10 Popular Artists and Designers at The Salon: Art + Design
As someone who eats sleeps and breathes design, The Salon: Art + Design is one of the events I look forward to the most. It’s often called the Paris Biennale’s sister fair—and this year the fair continues to raise the bar very high. On Thursday night, New York’s collectors and enthusiasts will clink glasses with exhibitors from nine countries who’ve brought works from 1890 to the present under one roof at the Park Avenue Armory. As the fair’s title suggests, it is known for bringing together the best of 20th-century and contemporary material, and this list, a mix of trending artists and designers based on pageviews—from mainstay designers like Alvar Aalto to emerging artists like David Benjamin Sherry—speaks to that.
10. Ingrid Donat
Paris-based sculptural furniture designer Ingrid Donat was influenced by the work of her mentor Diego Giacometti. Donat’s son is co-owner of Carpenters Workshop Gallery, which represents the designer and is exhibiting her work in a solo booth at The Salon: Art + Design. The booth’s highlight is her Commode aux 5 engrenages (2013).
Charlotte Perriand is widely known for her collaboration with French designers Le Corbusier, Pierre Jeanneret, and Jean Prouvé. François Laffanour of Galerie Downtown has advocated for Perriand’s prominent place in the 20th-century history of design for more than thirty years. At The Salon: Art + Design he will exhibit pieces from an interior commission, The Borot House, one of Perriand’s last projects from the 1950s.
Mattia Bonetti’s designs came to prominence with fantastic Postmodern furniture made in collaboration with Elizabeth Garouste in the 1980s and ’90s. (In 2010, Sotheby’s auctioned off the duo’s fantastic designs for the interior of Parisian fashion designer Christian Lacroix’s haute couture house.) Bonetti has been working independently since 2002 and describes himself as a “troublemaker turned traditionalist,” creating show-stoppers like Side Table ‘Bubblegum’ (2014), a seemingly elastic form made of patinated bronze, exhibited at David Gill Galleries.
This past September, Salon 94 presented a solo show at their Bowery location of David Benjamin Sherry’s work, titled “Climate Vortex Sutra.” This emerging artist’s use of traditional 8x10 film negatives reimages the American landscape in bold, other-worldly monochromatic hues.
Perhaps you caught the landmark Italian Futurism show at the Guggenheim earlier this year. Giacomo Balla, an author of the futurist manifesto of 1910 (Technical Manifesto of Futuristic Painting), has a museum-worthy piece on view at Mazzoleni Galleria d’Arte’s booth (a gallery located in his native Turin). Painted in 1930, the work is from a period of Balla’s work when his style started to return to his earlier impressionistic approach to painting.
5. Jean Prouvé
If you are interested in midcentury French design, don’t miss the booths of Jousse Entreprise and Galerie Downtown - François Laffanour, where you will find pieces by the highly collectible Jean Prouvé, including an important table designed for Houillères du Bassin for the Library of the Central Laboratory. The proliferation of French galleries exhibiting in New York is part of what makes this particular fair so special.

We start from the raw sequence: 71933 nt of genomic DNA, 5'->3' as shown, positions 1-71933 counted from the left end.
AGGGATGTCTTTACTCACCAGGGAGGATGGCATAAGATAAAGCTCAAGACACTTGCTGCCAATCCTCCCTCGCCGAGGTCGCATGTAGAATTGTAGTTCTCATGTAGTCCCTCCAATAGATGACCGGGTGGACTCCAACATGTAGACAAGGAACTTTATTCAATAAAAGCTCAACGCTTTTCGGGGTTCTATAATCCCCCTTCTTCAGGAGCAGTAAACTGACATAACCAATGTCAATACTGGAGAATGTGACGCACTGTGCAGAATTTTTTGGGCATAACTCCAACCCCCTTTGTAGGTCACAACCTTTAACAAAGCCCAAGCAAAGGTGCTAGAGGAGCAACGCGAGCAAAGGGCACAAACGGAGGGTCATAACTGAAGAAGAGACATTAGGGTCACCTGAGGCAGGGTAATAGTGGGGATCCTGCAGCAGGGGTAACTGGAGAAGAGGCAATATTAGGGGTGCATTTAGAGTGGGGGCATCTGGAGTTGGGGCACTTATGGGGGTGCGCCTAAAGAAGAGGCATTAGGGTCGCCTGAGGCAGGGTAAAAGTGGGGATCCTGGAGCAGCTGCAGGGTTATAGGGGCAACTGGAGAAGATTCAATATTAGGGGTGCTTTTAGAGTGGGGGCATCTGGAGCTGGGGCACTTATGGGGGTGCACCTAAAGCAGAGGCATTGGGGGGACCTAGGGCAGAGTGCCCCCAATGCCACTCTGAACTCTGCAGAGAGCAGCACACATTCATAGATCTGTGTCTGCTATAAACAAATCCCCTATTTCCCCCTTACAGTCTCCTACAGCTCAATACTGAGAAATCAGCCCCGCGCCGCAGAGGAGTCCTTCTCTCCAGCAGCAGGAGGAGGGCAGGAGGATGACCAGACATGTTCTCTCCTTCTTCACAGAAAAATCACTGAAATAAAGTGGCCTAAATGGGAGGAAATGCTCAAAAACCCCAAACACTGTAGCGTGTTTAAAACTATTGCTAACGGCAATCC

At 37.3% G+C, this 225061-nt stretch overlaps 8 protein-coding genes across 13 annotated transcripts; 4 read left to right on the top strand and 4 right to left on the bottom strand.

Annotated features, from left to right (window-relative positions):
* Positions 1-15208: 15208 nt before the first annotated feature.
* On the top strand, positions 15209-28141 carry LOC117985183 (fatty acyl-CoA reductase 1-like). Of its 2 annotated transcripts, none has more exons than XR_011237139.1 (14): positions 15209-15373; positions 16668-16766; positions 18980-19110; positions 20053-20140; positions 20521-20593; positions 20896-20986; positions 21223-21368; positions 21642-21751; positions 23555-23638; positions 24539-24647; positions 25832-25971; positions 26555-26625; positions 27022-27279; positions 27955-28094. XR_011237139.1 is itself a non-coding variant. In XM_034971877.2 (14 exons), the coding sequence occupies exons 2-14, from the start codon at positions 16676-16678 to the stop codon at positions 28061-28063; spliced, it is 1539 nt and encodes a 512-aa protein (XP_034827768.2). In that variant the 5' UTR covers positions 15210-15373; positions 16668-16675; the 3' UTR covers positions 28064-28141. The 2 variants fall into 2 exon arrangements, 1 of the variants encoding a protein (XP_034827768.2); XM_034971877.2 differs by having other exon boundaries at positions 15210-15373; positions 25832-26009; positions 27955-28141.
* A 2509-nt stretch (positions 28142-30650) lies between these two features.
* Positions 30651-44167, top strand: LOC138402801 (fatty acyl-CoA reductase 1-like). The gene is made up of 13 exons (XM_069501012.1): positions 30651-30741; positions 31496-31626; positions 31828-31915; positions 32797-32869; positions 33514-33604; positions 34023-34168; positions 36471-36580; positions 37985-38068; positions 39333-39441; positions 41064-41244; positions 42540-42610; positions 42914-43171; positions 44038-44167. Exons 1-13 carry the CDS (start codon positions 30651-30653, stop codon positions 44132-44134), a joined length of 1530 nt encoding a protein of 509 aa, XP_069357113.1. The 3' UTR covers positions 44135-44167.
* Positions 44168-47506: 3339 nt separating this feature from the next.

Alexander Calder’s work in sculpture, mobiles, prints, and paintings is most well known; however, he was also a prolific maker of “things,” from toys to household objects to jewelry. Calder first began making jewelry in 1929, exhibiting his pieces frequently and gifting them to friends and family. Exhibited by Mark McDonald at The Salon: Art + Design is a magnificent brooch that incorporates rock crystal with brass, steel, and silver wire.
An octogenarian Colombian artist, Fernando Botero often uses other artists and artworks as his subject matter. On view in Tasende Gallery’s booth is his 2011 oil painting La Modelo, which exemplifies his bulbous, inflated forms. He has been commissioned to create an interpretation of The Mona Lisa, which will be revealed next year at Expo 2015 at the Royal Palace in Milan in an exhibition called “Leonardo da Vinci 1492-1519. Il disegno del mondo.” Botero has a new book out called Circus—there was a book signing at MoMA last month that I was sad to miss.
2. Zaha Hadid
Iraqi-British architect and designer Zaha Hadid is largely regarded as one of the most famous architects of the 21st century—and notably was the first woman to ever receive the Pritzker Architecture Prize in 2004. She recently completed the MAXXI: Museum of XXI Century Arts in Rome. At the fair, Hadid’s work will be shown with David Gill Galleries, who she first began collaborating with in 2007 for the Venice Biennale with the design of her first “Liquid Glacial” tables. Look for her ‘Liquid Glacial’ coffee table (2012) at the fair, perceived as both static and fluid, and made of polished acrylic that mimics ripples and waves of frozen water.
1. Alvar Aalto
Finnish architect and designer Alvar Aalto’s use of natural materials, organic shapes, and material experimentation contributed to the proliferation of Modern design in Scandinavia and beyond. His work in the International Style, specifically the bentwood furniture, is especially prized. At The Salon: Art + Design, Modernity—a powerhouse gallery based in Stockholm—will be exhibiting a pair of iconic birch armchairs from the 1930s, as well as a vintage tea trolley that debuted at the 1937 Paris world’s fair.